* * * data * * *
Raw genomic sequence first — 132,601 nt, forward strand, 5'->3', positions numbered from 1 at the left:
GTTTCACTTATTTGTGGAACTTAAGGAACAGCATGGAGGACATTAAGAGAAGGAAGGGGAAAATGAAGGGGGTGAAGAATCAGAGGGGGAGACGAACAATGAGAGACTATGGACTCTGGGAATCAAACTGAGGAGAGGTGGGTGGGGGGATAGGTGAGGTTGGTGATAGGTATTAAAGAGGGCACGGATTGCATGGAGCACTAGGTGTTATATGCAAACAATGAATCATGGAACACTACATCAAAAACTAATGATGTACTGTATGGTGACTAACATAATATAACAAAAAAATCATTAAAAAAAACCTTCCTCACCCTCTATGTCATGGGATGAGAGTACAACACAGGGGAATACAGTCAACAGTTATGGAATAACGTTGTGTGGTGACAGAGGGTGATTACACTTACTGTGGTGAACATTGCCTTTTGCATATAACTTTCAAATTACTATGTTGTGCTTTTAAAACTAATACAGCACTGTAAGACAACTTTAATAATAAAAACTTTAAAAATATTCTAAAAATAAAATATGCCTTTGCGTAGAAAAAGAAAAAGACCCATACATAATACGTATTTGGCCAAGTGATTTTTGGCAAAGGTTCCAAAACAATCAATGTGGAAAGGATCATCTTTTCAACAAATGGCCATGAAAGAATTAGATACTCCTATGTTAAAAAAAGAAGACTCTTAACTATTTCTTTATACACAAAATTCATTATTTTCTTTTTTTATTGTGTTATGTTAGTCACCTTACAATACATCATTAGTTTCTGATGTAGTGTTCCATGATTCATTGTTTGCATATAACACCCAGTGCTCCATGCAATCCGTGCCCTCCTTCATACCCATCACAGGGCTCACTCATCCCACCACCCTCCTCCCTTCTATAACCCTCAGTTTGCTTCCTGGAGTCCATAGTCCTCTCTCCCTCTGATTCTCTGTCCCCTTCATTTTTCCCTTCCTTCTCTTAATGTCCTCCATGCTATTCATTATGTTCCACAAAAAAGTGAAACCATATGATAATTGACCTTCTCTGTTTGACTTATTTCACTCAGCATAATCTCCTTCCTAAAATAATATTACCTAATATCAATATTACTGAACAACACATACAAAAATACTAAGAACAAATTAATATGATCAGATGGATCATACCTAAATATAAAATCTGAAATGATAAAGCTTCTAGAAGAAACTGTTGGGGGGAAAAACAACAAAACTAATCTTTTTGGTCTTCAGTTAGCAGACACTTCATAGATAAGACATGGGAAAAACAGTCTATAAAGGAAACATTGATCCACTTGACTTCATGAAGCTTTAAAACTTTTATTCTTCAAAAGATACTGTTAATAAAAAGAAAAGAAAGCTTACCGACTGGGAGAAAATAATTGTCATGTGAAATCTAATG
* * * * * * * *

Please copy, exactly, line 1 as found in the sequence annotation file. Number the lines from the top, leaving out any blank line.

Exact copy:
Raw genomic sequence first — 132,601 nt, forward strand, 5'->3', positions numbered from 1 at the left: